Fifty percent of nothing? Not half.

I was live on CNBC when the 50 percent top tax rate was announced. Asked for an immediate reaction, I predicted emphatically that the new rate would raise less money, not more. Now The Times reports that the Treasury has "significantly reduced" (as Lord Myners puts it) its estimate of the revenue to be yielded. The increase, which publicly broke Labour's solemn manifesto pledge not to raise tax rates, has led people to shelter income.

The ASI hears the same story from accountants and wealth managers who come to our Power Lunches. People were prepared to pay 40 percent, but the 50 percent rate has crossed a tipping point, and people regard it is unfair and unacceptable. Mike Warburton, senior tax adviser at Grant Thornton, says that, "People are taking obvious avoidance measures because they are not prepared to pay 50 per cent tax.... People were prepared to pay 40 per cent but the Treasury don't seem to understand what drives people."

He says that some are taking pay early, before the new rate cuts in, while others are deferring reward into the future. Still others are leaving the country, and some are giving it instead to the charity of their choice. Considering that those earning £100,000+ also lose their personal tax-free allowance, the new rate will hit some earners ever harder.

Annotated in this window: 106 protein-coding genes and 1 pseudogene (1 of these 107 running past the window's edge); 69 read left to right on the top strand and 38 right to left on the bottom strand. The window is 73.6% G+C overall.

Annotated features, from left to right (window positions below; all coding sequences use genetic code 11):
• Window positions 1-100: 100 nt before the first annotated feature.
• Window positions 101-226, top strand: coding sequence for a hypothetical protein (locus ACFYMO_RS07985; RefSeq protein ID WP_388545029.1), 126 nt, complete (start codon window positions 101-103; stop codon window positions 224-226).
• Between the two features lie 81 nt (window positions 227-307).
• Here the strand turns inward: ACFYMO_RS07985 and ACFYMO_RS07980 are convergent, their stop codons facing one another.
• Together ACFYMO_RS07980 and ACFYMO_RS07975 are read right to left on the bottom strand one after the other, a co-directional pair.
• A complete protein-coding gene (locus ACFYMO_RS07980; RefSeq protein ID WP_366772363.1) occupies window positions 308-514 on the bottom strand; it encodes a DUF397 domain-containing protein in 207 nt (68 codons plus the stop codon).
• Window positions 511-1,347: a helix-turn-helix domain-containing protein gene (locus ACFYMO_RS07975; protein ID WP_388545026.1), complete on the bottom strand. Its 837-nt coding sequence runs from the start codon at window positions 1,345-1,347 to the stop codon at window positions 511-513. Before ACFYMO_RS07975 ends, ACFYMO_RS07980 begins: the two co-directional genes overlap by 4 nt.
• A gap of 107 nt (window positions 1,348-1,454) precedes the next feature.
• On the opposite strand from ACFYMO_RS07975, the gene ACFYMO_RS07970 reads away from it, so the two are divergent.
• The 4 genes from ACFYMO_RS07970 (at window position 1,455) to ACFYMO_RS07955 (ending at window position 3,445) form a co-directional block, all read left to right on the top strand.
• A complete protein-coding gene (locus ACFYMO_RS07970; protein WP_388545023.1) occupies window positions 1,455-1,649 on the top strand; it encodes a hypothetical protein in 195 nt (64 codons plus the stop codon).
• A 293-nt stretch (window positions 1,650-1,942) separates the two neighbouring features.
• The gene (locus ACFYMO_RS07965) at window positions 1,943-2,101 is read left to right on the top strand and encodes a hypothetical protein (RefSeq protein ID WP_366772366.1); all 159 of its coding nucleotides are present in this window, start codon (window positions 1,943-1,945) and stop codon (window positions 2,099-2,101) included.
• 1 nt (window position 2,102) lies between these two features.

The Treasury had earmarked revenue from the increase of £1.13bn in 2010, and £2.5bn in 2011. Now they have "significantly reduced" these expectations, and will undoubtedly have to reduce them again. I predict once again that the actual yield will be below zero in both years, as the new rate will raise less money than the 40 percent rate did.

What, then, is gained? A few diehard class warriors will be pleased to see those with talent and enterprise suffer, and Lord Mandelson's attempt to have Labour campaign as "the party of opportunity" will be undermined. George Osborne said at one stage that he, as Chancellor, would leave the 50 percent rate in place for the time being. It is time for that pledge to be revisited before this ill-conceived and foolish measure does any more damage.